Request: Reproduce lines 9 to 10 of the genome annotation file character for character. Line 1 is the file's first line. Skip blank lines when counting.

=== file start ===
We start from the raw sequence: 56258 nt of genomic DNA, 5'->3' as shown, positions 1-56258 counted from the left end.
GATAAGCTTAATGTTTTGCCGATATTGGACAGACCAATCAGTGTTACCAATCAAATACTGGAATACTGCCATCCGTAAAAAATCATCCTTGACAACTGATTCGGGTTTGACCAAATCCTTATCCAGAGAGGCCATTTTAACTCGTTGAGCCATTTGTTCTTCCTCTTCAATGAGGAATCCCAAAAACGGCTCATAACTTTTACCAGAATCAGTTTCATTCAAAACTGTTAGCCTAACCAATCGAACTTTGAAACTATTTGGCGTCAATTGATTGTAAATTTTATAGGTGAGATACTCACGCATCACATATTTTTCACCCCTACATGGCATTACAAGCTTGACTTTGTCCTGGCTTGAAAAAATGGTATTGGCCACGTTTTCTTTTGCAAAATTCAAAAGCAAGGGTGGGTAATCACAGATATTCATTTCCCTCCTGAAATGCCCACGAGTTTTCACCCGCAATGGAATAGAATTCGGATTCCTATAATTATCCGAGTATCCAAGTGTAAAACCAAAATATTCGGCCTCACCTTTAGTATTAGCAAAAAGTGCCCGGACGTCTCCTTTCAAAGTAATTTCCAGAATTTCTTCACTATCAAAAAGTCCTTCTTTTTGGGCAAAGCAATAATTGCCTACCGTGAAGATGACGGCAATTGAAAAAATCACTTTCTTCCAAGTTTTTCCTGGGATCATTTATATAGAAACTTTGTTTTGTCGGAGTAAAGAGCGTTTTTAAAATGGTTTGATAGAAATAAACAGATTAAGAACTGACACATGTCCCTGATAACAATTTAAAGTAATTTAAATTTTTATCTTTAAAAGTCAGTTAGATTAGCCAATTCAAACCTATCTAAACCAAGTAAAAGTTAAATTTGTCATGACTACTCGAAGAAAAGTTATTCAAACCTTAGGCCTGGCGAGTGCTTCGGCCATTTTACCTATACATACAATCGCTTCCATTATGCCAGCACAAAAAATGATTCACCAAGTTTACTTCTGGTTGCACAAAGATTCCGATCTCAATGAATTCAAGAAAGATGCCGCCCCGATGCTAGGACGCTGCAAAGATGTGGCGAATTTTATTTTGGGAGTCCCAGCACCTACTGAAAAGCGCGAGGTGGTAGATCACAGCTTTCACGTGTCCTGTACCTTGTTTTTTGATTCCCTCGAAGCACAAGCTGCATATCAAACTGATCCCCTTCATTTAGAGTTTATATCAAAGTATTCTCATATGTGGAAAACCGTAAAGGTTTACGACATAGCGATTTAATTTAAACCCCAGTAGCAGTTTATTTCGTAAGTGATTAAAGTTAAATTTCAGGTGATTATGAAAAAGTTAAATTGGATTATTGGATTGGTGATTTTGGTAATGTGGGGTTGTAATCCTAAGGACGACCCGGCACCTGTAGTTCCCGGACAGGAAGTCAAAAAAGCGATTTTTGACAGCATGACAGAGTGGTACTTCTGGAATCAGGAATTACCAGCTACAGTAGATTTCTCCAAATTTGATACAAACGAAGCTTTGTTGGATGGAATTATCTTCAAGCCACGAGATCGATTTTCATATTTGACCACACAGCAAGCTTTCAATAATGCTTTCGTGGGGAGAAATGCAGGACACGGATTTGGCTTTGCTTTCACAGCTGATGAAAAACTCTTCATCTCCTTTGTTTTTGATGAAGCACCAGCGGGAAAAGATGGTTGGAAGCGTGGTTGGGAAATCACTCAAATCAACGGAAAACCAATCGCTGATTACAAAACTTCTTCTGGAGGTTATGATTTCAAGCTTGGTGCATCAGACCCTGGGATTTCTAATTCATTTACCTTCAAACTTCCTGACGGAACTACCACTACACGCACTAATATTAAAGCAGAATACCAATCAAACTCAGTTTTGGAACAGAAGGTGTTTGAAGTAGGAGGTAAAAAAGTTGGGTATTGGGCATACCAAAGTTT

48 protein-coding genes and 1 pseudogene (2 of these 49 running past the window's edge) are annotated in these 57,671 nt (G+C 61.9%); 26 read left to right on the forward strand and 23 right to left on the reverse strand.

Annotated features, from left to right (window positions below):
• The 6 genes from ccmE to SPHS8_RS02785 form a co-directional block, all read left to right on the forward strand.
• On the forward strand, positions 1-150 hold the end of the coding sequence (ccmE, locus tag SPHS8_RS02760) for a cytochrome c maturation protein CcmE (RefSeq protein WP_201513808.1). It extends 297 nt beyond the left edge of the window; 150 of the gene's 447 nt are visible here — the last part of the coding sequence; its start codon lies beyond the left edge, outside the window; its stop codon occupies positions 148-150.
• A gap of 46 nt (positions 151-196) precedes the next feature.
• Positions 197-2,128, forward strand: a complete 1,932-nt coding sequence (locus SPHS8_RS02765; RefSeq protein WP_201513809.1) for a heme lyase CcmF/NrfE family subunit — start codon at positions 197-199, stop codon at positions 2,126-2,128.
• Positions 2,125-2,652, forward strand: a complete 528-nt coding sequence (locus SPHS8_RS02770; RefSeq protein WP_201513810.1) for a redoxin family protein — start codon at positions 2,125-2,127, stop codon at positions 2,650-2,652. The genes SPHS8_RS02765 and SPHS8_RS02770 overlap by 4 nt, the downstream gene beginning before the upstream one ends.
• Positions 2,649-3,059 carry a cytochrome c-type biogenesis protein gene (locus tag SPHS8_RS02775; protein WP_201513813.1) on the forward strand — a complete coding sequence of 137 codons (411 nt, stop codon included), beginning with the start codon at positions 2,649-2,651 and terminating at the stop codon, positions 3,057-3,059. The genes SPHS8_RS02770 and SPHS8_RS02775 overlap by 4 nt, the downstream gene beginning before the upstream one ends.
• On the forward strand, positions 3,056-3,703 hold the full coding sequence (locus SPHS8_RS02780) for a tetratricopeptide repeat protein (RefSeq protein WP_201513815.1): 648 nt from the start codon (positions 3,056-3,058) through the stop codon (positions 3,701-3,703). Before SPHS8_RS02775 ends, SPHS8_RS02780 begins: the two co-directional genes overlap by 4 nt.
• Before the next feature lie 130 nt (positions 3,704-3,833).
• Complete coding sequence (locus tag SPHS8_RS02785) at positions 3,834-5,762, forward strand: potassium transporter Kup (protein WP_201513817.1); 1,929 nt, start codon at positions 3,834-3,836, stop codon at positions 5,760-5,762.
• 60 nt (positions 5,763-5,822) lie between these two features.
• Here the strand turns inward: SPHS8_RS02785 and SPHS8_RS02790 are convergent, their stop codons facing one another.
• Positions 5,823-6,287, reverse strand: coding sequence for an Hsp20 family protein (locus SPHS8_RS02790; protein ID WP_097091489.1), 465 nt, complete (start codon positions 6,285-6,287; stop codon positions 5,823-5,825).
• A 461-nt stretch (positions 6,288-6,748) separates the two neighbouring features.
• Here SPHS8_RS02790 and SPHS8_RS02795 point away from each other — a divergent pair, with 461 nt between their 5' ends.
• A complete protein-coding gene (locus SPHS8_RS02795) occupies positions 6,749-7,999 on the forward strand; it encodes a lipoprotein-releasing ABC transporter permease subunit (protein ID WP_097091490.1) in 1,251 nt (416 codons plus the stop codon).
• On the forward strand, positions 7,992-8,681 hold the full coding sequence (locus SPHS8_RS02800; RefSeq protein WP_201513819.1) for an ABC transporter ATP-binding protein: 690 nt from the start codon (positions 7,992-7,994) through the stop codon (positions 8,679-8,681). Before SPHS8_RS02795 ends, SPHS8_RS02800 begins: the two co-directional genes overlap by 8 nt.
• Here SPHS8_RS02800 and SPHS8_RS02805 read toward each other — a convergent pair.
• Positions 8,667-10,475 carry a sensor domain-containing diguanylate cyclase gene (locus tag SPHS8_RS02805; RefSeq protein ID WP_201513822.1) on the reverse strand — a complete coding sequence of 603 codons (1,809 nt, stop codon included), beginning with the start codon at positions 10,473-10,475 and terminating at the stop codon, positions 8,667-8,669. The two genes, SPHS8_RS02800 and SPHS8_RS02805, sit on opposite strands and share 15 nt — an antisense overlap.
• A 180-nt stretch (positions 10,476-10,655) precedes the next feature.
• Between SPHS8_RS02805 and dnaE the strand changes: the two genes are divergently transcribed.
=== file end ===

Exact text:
• Positions 2,125-2,652, forward strand: a complete 528-nt coding sequence (locus SPHS8_RS02770; RefSeq protein WP_201513810.1) for a redoxin family protein — start codon at positions 2,125-2,127, stop codon at positions 2,650-2,652. The genes SPHS8_RS02765 and SPHS8_RS02770 overlap by 4 nt, the downstream gene beginning before the upstream one ends.
• Positions 2,649-3,059 carry a cytochrome c-type biogenesis protein gene (locus tag SPHS8_RS02775; protein WP_201513813.1) on the forward strand — a complete coding sequence of 137 codons (411 nt, stop codon included), beginning with the start codon at positions 2,649-2,651 and terminating at the stop codon, positions 3,057-3,059. The genes SPHS8_RS02770 and SPHS8_RS02775 overlap by 4 nt, the downstream gene beginning before the upstream one ends.